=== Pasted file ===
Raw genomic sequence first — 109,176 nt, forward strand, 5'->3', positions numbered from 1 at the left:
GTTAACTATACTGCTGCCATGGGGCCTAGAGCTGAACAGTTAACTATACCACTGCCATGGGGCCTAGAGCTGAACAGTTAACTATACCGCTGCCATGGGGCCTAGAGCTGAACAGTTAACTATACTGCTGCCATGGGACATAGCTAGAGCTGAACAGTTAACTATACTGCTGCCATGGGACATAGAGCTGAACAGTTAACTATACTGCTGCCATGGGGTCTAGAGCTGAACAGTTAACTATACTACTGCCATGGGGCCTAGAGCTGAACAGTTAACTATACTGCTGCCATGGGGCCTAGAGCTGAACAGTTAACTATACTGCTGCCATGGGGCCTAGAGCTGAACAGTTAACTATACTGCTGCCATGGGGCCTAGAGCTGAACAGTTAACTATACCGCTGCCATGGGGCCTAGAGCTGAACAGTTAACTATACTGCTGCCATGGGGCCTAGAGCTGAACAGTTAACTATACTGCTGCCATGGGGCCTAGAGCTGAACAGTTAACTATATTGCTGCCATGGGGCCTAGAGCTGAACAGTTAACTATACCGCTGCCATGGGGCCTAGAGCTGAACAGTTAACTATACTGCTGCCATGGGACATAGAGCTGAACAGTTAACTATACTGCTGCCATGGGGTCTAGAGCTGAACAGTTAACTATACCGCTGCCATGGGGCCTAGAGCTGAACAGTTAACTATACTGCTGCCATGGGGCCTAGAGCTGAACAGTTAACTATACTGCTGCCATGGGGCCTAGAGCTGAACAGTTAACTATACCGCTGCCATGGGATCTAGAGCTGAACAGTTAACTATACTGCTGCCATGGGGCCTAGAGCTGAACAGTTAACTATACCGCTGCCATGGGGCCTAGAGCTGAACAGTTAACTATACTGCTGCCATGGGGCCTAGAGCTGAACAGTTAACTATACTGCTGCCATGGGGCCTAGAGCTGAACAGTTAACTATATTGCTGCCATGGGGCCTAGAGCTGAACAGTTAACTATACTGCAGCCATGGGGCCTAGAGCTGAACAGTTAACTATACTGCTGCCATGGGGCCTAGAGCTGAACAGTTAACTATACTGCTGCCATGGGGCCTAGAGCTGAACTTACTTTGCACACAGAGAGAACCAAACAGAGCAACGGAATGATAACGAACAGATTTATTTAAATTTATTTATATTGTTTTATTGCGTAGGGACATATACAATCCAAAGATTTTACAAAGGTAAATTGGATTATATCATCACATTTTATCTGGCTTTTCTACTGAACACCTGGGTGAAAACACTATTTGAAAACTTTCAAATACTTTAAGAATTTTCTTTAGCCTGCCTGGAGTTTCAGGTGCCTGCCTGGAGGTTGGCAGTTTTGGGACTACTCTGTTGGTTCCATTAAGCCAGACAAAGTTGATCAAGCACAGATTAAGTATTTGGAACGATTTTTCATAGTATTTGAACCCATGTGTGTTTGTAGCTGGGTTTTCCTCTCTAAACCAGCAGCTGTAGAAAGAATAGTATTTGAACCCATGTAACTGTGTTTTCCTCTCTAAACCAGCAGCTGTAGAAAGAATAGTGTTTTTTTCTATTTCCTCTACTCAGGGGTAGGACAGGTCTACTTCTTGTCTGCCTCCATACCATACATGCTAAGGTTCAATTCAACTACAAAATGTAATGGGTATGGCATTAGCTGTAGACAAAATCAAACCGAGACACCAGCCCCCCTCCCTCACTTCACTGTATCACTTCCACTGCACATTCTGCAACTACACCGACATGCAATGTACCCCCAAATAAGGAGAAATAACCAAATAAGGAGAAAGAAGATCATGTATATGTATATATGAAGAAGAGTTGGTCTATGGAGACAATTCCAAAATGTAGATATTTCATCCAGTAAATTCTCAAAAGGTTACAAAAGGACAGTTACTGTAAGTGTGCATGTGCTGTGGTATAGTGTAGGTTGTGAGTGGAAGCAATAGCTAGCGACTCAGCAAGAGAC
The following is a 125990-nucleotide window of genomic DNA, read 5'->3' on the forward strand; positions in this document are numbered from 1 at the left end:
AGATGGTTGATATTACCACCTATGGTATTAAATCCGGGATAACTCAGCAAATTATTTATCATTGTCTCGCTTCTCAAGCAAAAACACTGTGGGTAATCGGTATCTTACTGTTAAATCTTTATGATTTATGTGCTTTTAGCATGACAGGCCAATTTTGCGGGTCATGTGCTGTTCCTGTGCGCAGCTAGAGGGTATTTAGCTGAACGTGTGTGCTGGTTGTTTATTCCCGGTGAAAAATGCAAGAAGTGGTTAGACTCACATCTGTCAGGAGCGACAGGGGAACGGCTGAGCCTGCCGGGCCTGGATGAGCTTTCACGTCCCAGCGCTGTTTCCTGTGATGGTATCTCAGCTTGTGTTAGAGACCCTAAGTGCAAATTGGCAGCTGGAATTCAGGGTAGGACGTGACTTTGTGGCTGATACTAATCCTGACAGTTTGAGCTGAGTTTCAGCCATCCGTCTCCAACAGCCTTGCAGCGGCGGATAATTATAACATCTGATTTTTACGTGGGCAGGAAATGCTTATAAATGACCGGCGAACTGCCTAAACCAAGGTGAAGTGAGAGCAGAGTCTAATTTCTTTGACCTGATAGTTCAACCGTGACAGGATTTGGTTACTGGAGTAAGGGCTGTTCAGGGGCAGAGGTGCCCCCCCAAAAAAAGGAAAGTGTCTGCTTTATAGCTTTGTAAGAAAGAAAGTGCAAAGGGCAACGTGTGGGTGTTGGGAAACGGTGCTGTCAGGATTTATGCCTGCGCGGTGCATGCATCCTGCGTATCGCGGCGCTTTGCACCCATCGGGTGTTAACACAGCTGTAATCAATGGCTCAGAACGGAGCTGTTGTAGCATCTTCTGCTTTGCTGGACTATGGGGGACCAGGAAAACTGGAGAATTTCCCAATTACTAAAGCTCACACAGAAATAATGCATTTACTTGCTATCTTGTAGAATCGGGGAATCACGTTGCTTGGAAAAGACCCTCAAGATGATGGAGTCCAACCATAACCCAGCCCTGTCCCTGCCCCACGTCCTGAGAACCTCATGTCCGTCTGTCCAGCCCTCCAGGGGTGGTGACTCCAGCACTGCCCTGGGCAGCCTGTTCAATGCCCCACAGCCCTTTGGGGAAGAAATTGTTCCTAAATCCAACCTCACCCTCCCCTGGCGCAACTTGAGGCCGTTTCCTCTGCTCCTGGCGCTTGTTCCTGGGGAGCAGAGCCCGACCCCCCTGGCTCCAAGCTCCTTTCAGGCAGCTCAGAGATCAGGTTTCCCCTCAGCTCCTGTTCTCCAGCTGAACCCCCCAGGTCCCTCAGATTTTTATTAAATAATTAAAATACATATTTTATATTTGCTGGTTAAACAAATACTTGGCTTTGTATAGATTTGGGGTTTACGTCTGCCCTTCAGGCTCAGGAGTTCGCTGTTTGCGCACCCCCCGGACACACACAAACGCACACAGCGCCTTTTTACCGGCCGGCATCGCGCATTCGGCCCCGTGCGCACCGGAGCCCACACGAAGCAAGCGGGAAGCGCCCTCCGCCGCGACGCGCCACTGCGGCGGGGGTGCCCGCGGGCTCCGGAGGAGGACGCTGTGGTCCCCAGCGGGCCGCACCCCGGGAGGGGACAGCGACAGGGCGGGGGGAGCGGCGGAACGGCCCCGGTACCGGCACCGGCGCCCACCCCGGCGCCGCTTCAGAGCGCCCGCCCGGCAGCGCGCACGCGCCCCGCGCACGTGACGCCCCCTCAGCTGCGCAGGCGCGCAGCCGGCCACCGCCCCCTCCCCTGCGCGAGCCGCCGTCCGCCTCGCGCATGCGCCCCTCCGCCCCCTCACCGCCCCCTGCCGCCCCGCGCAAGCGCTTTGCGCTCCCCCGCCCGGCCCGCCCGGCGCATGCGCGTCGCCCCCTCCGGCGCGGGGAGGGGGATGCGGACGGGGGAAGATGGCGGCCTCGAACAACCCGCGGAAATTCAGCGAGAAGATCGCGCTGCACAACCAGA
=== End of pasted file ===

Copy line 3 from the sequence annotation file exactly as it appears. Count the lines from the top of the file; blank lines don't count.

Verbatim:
The following is a 125990-nucleotide window of genomic DNA, read 5'->3' on the forward strand; positions in this document are numbered from 1 at the left end: